More Than Half of L.A.'s Millennials Work Crappy Jobs
You've been stuck with overpriced education, yet-to-be paid college loans and the worst economy since the Great Depression.
And now the bad news, millennials:
A new UCLA Labor Center report, "Young Workers in L.A.: A Snapshot," concludes that more than half of Los Angeles County's "young workers" — 57 percent of those ages 18 to 29 — are stuck in low-wage jobs.
The school defines low wage as $13.38 an hour or less. Young adults in low-wage jobs in the county make a median hourly income of $9.04, UCLA says. (Some in the millennial generation, which started in the early 1980s and spans 20 birth years, the standard period for generations, are slightly older than the study's age range.)
The center, which analyzed U.S. Census data and other statistics, says exactly one in every four workers in L.A. is between the age of 18 and 29. More than 66 percent of these low-wage workers are Latino, the school says.
Members of this age group in the county have a higher unemployment rate, nearly 18 percent, than the rest of L.A.'s workers, who are dealing with unemployment of 9 percent, UCLA says. More than one in four (28 percent) of African-American millennials in L.A. County are out of work, the report says.
At the same time, the percentage of educated young workers in L.A. is greater than ever. More than one in four (26.8 percent) have a bachelor's degree or higher, UCLA says.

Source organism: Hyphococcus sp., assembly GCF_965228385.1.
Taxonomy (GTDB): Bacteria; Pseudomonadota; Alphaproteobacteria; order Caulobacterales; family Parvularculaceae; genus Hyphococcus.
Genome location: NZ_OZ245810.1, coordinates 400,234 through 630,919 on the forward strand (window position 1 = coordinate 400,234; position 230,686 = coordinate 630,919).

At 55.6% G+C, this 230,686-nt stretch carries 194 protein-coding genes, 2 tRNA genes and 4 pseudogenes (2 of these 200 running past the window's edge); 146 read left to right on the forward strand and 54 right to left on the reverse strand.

That compares with 15.6 percent in 1980.
Nine out of 10 of 18- to 29-year-old workers in the county have graduated from high school.
Almost one in five of these workers is a parent, and one-third are head of a household, according to the report.
The biggest job sectors for L.A. County's young workers will not surprise you: retail and restaurants and bars.
About half of young workers "live independently," the report says; 62 percent rent; and almost one in 10 live below the poverty line.
"This report highlights a critical situation that policy makers, government officials, educators, employers and workers should care about," UCLA states. "If early employment experiences indicate lasting effects on social well-being, economic security and lifelong earnings, the current overview of young workers in Los Angeles County needs to change to ensure upward mobility and growing economic equality for all young workers in Los Angeles."
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